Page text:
It’s not about making it fair, or making sure the grandchild gets to know you somehow. It’s 100% all about revenge.

What sucks is that I totally fell for that tactic when I was younger. My mother in particular loved triggering my anger, and would print out and keep my emails in binders, which she would periodically reread. (I know this because my father is a disloyal narc who liked to fan the flames; took me a while to see through him.) Meanwhile, her emails would be merely catalogs of all the things she ever bought me – trips, toys, clothes, etc. – and all the things she “let” me do. Anyone who would ever read such a correspondence would likely be easily swayed into thinking I was a horrible monster, and my poor, sainted mother was wronged by me in every possible way.

Which is exactly what she wants.

But I refuse to be ashamed of my anger. I refuse to be ashamed that I was tricked into putting my anger into writing at the hands of an older person who knew better than I did at the time. Now that I’m a bit older, I see how easily a young adult can be influenced, how easy it is to manipulate someone who lacks the life experience to understand that they’re being manipulated.

Even if you tell a young adult directly, they don’t always listen. I didn’t. A therapist tried to tell me to disengage years before I actually did, and I didn’t listen. I had a lot of rage, and I wanted to get it out somehow. What I didn’t understand at the time was that my rage was *exactly* what my parents wanted. It allowed them to continue to play the victims.

What irritates me the most about these estranged parent spaces is the consistent message that it’s not your fault. It’s never your fault. It’s them, not us. They attack the character of the estranged adult children – there’s a lot about how they’re ungrateful and selfish and sadistic. Rarely is there any admission of true wrongdoing – more the passive-aggressive “this is my fault for being too permissive” sort of stuff. The sort of two-faced “faults” designed to make you look better, not worse. It feeds into the martyrdom narrative I see running through a lot of these spaces.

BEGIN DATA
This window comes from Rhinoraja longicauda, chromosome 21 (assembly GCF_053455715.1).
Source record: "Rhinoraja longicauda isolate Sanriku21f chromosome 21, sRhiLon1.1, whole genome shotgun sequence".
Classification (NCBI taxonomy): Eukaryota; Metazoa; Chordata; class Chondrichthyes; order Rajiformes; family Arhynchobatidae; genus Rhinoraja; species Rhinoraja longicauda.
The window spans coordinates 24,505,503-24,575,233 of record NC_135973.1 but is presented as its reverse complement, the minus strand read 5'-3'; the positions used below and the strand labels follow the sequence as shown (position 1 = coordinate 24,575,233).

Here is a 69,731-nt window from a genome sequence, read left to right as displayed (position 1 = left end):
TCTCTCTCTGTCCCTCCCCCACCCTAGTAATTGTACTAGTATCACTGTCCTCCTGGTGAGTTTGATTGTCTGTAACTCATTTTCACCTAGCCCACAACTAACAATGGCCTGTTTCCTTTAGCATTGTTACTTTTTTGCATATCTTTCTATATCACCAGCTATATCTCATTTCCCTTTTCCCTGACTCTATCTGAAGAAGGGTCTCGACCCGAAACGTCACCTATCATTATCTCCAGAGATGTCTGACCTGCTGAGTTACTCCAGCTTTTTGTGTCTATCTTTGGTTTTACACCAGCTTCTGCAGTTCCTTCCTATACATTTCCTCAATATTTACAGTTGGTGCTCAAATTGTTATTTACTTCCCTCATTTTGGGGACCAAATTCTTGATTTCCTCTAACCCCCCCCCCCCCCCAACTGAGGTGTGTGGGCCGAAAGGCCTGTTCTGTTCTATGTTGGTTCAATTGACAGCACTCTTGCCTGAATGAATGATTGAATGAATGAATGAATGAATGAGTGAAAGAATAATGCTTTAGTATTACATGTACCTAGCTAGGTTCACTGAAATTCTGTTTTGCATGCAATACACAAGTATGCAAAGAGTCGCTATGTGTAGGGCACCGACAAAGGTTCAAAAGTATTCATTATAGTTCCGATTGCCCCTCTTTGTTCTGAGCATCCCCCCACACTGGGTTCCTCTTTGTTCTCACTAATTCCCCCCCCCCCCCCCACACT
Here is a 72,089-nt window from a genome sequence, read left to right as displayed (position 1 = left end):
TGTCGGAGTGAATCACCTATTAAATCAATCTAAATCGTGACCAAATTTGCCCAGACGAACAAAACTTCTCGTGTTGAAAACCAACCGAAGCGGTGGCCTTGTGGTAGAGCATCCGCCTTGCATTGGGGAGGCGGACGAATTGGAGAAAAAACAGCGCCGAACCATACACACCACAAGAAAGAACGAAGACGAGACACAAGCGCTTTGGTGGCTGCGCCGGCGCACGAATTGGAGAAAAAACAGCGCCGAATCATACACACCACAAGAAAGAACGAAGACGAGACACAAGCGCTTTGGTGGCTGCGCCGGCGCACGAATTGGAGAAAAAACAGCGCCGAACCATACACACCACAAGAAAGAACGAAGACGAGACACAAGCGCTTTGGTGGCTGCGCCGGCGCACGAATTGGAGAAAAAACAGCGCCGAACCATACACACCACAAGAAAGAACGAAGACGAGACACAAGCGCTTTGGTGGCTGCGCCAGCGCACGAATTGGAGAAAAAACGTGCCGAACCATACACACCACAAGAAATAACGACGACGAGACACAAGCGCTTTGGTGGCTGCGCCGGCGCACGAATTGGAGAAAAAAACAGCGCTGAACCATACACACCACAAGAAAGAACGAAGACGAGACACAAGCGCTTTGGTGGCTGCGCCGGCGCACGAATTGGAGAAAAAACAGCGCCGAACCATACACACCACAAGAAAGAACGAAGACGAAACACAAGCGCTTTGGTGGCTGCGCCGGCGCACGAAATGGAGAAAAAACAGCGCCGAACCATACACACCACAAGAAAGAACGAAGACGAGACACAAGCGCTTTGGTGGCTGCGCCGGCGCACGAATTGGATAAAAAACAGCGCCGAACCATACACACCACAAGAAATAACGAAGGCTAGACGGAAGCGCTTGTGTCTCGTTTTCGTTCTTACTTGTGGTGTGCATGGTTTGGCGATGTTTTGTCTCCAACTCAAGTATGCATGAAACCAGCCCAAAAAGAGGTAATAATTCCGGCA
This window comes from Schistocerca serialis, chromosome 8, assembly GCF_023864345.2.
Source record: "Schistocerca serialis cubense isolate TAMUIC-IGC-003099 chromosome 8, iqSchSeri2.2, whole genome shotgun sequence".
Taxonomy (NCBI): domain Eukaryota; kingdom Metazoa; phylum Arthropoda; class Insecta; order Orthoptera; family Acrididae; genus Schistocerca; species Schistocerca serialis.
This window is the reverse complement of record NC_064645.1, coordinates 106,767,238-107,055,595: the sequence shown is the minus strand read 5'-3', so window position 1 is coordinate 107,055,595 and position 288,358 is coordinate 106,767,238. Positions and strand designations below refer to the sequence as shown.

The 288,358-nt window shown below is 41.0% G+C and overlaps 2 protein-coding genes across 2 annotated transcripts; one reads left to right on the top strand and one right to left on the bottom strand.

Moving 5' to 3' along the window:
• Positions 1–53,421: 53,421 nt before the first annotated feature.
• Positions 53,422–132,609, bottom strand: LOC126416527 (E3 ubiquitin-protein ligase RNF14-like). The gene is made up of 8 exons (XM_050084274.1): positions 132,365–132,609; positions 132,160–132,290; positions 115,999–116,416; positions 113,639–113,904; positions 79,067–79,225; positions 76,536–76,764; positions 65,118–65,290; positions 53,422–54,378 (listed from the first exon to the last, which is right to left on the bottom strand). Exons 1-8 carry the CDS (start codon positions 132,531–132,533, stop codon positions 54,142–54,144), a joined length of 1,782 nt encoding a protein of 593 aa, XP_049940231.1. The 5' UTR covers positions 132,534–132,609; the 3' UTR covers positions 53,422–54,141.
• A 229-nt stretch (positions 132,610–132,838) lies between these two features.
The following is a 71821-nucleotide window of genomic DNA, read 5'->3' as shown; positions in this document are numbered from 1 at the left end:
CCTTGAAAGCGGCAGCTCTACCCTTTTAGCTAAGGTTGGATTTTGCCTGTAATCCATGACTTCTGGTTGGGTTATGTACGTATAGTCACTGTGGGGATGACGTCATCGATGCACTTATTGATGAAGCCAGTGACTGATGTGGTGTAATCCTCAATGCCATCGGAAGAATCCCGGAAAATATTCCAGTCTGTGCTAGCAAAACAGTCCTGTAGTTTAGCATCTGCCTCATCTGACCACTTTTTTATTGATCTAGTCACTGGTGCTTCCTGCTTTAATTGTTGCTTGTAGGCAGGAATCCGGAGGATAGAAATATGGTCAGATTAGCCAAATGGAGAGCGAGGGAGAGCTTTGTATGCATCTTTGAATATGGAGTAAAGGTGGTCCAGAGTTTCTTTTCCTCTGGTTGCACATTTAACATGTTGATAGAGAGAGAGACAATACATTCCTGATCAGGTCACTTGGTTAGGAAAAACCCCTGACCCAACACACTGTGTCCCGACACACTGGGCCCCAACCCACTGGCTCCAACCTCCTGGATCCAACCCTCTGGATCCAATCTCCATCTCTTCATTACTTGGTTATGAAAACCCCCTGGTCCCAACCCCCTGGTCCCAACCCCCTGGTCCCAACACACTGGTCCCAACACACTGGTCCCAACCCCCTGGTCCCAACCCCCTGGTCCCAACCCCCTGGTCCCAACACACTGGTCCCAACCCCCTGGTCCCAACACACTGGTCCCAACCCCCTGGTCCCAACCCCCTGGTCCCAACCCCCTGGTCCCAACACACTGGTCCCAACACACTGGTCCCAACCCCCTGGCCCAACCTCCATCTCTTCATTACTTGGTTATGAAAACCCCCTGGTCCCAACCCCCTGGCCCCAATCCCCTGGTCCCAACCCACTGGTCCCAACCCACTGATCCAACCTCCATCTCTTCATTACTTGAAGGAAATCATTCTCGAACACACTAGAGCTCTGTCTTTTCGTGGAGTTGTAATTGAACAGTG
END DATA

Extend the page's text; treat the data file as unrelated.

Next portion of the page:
The truth is that people don’t estrange for no reason, and it’s rarely a one-way street. Your lack of understanding (or accepting) the reason for the estrangement doesn’t mean there isn’t one. In fact, a lot of times, the reasons are pretty much clear – the estranged parent will talk about issues that the adult children had with them prior to the estrangement, then three sentences later, express their utter cluelessness as to why the adult child is estranged. It’s fascinating.

It’s not that they don’t see the reasons. I think – and this is my bias, I admit – that a lot of times, these parents do hear the concerns, but don’t take their adult children’s concerns as valid concerns, or downplay how upset the adult child is by it. They say things like, “My son told me not to give my grandkids any candy, but I only gave them a little! I don’t understand why he’s so upset at me! It was just a few small pieces of candy! Don’t they deserve a little treat?” There’s a…perhaps willful?…misunderstanding of the reasons for the adult children’s anger. It gets twisted around in the estranged parent’s mind to be a very minor, very understandable infraction for which they are now being punished in the most horrible way possible. Time and again, they refuse to hear or look at the actual issues.